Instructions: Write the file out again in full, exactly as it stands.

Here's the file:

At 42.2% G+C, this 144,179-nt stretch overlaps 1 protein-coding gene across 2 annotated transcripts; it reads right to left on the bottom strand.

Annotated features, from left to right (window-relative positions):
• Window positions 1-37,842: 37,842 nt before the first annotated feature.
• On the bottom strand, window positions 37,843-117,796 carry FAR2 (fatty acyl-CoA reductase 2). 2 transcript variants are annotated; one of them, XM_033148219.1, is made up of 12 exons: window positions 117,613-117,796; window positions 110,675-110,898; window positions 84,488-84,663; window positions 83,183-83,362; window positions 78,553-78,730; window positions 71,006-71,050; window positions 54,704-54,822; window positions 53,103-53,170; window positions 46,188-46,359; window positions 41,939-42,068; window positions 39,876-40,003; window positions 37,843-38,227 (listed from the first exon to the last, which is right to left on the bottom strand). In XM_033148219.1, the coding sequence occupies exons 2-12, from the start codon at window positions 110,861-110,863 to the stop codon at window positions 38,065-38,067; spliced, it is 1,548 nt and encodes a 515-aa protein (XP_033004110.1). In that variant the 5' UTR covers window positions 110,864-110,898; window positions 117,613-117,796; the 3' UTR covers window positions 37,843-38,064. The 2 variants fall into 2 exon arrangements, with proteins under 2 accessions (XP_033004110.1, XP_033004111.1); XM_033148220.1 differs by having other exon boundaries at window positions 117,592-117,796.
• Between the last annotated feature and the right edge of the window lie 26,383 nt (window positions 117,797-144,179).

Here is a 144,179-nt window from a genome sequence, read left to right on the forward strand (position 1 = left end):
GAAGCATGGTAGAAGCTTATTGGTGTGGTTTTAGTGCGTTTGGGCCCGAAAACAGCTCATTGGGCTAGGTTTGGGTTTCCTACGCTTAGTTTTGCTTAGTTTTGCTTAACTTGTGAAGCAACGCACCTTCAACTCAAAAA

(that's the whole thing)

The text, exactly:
At 42.2% G+C, this 144,179-nt stretch overlaps 1 protein-coding gene across 2 annotated transcripts; it reads right to left on the bottom strand.

Annotated features, from left to right (window-relative positions):
• Window positions 1-37,842: 37,842 nt before the first annotated feature.
• On the bottom strand, window positions 37,843-117,796 carry FAR2 (fatty acyl-CoA reductase 2). 2 transcript variants are annotated; one of them, XM_033148219.1, is made up of 12 exons: window positions 117,613-117,796; window positions 110,675-110,898; window positions 84,488-84,663; window positions 83,183-83,362; window positions 78,553-78,730; window positions 71,006-71,050; window positions 54,704-54,822; window positions 53,103-53,170; window positions 46,188-46,359; window positions 41,939-42,068; window positions 39,876-40,003; window positions 37,843-38,227 (listed from the first exon to the last, which is right to left on the bottom strand). In XM_033148219.1, the coding sequence occupies exons 2-12, from the start codon at window positions 110,861-110,863 to the stop codon at window positions 38,065-38,067; spliced, it is 1,548 nt and encodes a 515-aa protein (XP_033004110.1). In that variant the 5' UTR covers window positions 110,864-110,898; window positions 117,613-117,796; the 3' UTR covers window positions 37,843-38,064. The 2 variants fall into 2 exon arrangements, with proteins under 2 accessions (XP_033004110.1, XP_033004111.1); XM_033148220.1 differs by having other exon boundaries at window positions 117,592-117,796.
• Between the last annotated feature and the right edge of the window lie 26,383 nt (window positions 117,797-144,179).

Here is a 144,179-nt window from a genome sequence, read left to right on the forward strand (position 1 = left end):
GAAGCATGGTAGAAGCTTATTGGTGTGGTTTTAGTGCGTTTGGGCCCGAAAACAGCTCATTGGGCTAGGTTTGGGTTTCCTACGCTTAGTTTTGCTTAGTTTTGCTTAACTTGTGAAGCAACGCACCTTCAACTCAAAAA